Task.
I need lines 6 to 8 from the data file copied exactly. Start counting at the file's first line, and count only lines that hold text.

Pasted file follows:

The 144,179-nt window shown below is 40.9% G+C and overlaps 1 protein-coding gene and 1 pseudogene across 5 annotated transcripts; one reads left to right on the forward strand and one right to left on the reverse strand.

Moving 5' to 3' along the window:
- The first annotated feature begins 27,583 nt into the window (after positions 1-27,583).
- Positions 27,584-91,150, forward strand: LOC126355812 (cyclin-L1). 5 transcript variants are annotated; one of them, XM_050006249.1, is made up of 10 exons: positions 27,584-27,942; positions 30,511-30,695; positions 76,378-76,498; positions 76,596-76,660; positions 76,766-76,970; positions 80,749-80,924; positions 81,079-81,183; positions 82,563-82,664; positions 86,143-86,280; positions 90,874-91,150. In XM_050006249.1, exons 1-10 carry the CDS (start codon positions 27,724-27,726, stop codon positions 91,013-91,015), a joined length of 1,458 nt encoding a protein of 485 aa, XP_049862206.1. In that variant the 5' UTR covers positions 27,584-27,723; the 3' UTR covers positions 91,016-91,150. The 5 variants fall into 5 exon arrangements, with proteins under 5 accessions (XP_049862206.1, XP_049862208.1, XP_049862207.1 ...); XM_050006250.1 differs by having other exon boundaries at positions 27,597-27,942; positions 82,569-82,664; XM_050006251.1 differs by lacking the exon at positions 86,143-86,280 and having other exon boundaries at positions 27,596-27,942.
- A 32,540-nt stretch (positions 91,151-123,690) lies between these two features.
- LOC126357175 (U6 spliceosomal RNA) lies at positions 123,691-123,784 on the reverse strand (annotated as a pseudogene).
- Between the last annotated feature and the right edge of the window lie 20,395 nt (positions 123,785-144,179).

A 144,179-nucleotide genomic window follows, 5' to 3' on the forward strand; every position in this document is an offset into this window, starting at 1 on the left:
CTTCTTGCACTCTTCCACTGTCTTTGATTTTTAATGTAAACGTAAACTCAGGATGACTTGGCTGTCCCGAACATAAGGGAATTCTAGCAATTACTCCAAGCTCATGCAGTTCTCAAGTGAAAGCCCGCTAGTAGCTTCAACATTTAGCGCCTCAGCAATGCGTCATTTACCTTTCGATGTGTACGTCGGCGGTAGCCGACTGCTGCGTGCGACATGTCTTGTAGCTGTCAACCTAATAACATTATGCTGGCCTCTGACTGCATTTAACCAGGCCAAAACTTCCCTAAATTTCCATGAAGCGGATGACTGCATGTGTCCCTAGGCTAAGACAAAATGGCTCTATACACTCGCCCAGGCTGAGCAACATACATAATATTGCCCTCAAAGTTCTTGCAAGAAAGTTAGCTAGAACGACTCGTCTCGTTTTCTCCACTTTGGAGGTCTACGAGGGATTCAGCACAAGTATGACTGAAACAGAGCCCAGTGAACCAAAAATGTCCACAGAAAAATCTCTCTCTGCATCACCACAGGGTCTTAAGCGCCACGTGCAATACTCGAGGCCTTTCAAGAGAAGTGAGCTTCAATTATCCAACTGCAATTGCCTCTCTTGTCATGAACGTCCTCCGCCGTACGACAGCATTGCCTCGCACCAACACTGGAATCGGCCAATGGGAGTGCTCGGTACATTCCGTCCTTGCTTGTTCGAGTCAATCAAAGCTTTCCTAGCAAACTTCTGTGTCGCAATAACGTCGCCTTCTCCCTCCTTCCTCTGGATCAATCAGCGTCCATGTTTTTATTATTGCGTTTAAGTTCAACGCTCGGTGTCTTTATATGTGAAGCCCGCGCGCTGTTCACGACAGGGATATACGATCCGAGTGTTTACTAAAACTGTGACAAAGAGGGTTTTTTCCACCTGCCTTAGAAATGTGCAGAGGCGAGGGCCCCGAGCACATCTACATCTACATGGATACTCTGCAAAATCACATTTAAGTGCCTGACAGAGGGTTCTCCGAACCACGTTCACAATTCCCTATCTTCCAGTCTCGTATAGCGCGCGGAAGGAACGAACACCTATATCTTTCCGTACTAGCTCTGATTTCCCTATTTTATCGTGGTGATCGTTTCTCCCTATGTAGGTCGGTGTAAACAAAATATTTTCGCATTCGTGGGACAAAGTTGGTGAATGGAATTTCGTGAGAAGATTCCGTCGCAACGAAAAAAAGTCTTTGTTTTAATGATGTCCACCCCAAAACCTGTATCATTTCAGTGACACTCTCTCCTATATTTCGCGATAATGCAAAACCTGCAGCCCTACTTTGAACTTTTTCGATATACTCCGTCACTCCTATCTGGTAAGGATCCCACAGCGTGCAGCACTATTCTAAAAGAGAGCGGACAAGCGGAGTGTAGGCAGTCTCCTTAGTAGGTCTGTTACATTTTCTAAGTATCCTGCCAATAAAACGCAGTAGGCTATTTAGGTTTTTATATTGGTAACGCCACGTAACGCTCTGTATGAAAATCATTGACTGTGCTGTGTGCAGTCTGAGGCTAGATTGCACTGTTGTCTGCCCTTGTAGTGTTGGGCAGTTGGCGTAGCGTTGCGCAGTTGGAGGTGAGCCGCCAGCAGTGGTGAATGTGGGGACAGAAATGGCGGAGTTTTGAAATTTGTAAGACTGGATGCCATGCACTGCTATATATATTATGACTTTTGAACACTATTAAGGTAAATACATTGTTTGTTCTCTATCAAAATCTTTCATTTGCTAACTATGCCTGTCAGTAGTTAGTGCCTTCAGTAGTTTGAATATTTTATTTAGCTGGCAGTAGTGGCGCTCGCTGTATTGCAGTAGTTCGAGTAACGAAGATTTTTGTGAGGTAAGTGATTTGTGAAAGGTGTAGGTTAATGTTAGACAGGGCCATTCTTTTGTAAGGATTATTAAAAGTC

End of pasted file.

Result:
- LOC126357175 (U6 spliceosomal RNA) lies at positions 123,691-123,784 on the reverse strand (annotated as a pseudogene).
- Between the last annotated feature and the right edge of the window lie 20,395 nt (positions 123,785-144,179).

A 144,179-nucleotide genomic window follows, 5' to 3' on the forward strand; every position in this document is an offset into this window, starting at 1 on the left: